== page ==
Endometriosis and your fertility

As we mark Endometriosis Awareness Month, we ask Repromed Fertility Specialist, endometriosis expert and Gynaecologist Prof Neil Johnson common FAQs about endometriosis and how it may impact your fertility. 


How does endometriosis affect fertility?

Endometriosis is a disease where endometrial type tissue with fibrosis and scarring occurs outside of the uterus. There are several ways in which endometriosis can affect fertility. 

It can distort the relationship between the fallopian tubes and ovaries, and it can damage and block fallopian tubes. The ovarian reserve can be affected, and egg quality may also be affected, as well as the ‘peritoneal environment’ – the area where eggs have to pass between the ovary and the fallopian tube.

As well as being a disease outside of the uterus, the uterus itself is recognised as being affected. There is also some evidence that endometriosis affects fallopian tubes.

If you have endometriosis then you may know that its association with persistent pain can make having sex uncomfortable, particularly at the key ovulation phase of the cycle – and persistent pain can also in turn have its own psychological impacts.


Do I need IVF if I have endometriosis?

Not necessarily. IVF is an option if you have endometriosis and have identified fertility issues but there are alternatives.


What is the best fertility treatment for those with endometriosis?

There isn’t a ‘one size fits all’ approach to treatment. At Repromed we like to offer a broad, holistic approach. This means that we provide a range of treatment options and a treatment plan that is personalised to meet your needs.

For those with no damage to the fallopian tubes, I am an advocate of starting with Lipiodol HSG (hysterosalpingogram), a simple tubal flushing procedure that bathes the uterus in lipiodol (poppy seed oil). We use a technique where a fine catheter is introduced through the cervix and the lipiodol is gently instilled into the uterus and fallopian tubes. (Learn more about Lipiodol here.)

Lipiodol can be used to promote conceiving naturally (increasing the chances fourfold) or in combination with Intrauterine Insemination (IUI) which can triple the chance of conception and is a good starting point if you have been recommended fertility treatment, as it’s more affordable and less invasive than IVF. (You can learn more about IUI here.)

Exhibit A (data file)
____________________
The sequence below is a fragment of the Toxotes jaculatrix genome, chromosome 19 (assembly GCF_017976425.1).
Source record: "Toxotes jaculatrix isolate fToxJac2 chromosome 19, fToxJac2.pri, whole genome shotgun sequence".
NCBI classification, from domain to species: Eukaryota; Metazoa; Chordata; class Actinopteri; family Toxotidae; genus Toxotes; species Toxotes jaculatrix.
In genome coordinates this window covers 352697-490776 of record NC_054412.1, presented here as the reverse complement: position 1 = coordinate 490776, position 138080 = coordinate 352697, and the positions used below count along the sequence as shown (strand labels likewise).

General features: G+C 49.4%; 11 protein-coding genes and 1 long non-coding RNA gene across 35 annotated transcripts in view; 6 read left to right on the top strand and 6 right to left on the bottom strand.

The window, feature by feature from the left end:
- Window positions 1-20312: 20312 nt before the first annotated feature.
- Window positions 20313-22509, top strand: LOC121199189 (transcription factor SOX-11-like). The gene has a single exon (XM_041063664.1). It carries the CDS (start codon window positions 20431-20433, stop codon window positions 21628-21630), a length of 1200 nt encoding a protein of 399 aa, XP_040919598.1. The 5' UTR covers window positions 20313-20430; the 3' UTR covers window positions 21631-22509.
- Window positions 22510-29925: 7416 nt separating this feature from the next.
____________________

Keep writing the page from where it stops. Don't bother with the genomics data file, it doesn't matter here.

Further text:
Many of my patients have had success with a Lipiodol procedure then alternating natural cycle attempts to conceive naturally, and adding in IUI treatment, which helps boost fertility further. 

Laparoscopic surgery can also be helpful. It doesn’t solve it for everyone but the evidence suggests that surgery works and there will be some people that need surgery in order to get pregnant. But as mentioned before, some people might also fall pregnant naturally without having their endometriosis removed.


What are the success rates?

Endometriosis doesn’t have a negative impact on the chance of success with IVF as the process of IVF gets around most issues. 

Lipiodol bathing/flushing is an effective treatment. Research in 2004 revealed a significant increase in pregnancy and live birth for people with endometriosis (and particularly effective for those with normal fallopian tubes and ovaries.) 

It’s important to note that many people with endometriosis can get pregnant naturally however, even for those with minimal or mild endometriosis, it still on average takes twice as long to get pregnant.


Do you have any lifestyle advice, such as a diet, that can help boost my fertility?

There isn’t an ‘endometriosis diet’. There may be different diets that help alleviate symptoms, such as a gluten free diet for example, but we can’t say for certain that a particular diet will improve fertility. 

I would suggest taking the appropriate supplements such as iodine and folate, that are recommended for anyone trying to conceive.

Personally, I am a fan of acupuncture as it can help with both pain and fertility issues. There is some evidence to suggest that acupuncture can boost the chance of embryo transfer success with IVF.


How can I get more information?

We recommend that you speak with your GP or fertility specialist to discuss your personal situation.

If you’re a new client, you can book a 15 minute phone consultation with one of our fertility doctors. Get in touch with us today.

One of our clients shares their personal experience with trying to conceive with endometriosis. Read their story about trying different treatments and finally achieving success with their baby boy here.

Megan Black

Nurse Manager


Megan leads the nursing team through the continually changing face of IVF. She works in a multidisciplinary team, providing the essential organization between the doctors and laboratory and ensuring communication between all departments.

Megan started her IVF nursing career in the United Kingdom, working in two large London clinic’s before returning to New Zealand. She is also the Secretary of Fertility Nurses of Australasia.

I love working with people and see nursing as a vocation, not a job. I usually spend my downtime absorbed in a good book and planning my next travel adventure.